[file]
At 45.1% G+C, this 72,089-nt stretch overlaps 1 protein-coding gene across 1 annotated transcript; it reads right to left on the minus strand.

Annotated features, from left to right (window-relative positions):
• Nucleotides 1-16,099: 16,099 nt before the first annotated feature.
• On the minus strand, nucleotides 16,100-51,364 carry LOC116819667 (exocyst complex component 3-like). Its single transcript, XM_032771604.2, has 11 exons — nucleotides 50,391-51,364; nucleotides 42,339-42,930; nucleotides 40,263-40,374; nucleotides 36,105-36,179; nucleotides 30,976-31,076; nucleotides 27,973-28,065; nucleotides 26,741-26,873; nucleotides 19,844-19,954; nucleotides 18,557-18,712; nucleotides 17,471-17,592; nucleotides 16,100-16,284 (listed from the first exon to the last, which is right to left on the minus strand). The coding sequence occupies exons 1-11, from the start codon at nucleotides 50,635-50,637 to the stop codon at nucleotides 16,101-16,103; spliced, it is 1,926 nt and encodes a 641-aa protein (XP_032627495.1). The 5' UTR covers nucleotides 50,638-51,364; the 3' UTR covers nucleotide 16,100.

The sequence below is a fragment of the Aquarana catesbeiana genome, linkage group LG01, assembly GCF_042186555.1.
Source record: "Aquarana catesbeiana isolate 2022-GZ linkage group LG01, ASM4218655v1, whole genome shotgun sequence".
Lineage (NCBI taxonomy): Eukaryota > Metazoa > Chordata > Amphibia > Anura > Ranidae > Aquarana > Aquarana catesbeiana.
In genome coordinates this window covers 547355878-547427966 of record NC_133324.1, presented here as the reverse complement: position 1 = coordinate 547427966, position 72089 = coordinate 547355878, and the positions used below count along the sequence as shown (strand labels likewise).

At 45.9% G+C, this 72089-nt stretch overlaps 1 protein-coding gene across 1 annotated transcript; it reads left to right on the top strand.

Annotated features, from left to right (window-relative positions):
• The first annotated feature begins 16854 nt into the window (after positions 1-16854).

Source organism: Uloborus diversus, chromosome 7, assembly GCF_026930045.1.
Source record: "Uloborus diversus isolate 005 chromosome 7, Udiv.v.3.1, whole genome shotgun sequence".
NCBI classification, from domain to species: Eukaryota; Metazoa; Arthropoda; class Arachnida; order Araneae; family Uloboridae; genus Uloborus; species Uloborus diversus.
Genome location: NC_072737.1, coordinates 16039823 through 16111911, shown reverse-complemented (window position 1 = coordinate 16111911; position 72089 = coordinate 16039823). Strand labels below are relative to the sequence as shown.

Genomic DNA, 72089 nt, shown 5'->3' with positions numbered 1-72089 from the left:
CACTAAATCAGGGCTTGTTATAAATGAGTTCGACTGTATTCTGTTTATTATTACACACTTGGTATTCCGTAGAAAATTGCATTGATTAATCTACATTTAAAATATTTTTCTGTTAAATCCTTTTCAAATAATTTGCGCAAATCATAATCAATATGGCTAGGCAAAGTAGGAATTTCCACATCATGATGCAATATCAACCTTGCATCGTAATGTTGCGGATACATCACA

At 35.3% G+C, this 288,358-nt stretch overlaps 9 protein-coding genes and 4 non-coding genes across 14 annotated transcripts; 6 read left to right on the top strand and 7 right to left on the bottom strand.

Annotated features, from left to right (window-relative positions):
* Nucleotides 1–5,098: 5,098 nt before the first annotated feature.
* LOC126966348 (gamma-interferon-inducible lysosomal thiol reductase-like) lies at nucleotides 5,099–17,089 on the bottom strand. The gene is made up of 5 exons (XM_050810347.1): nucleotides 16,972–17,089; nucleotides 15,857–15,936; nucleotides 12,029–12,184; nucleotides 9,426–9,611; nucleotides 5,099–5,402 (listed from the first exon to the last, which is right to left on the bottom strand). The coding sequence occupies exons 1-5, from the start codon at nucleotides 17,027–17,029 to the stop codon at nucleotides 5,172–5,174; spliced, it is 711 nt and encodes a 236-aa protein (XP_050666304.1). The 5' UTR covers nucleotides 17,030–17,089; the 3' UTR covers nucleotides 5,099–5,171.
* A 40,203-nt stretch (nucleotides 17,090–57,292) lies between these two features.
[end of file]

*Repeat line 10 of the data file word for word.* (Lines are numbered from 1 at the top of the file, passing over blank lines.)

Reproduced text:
Annotated features, from left to right (window-relative positions):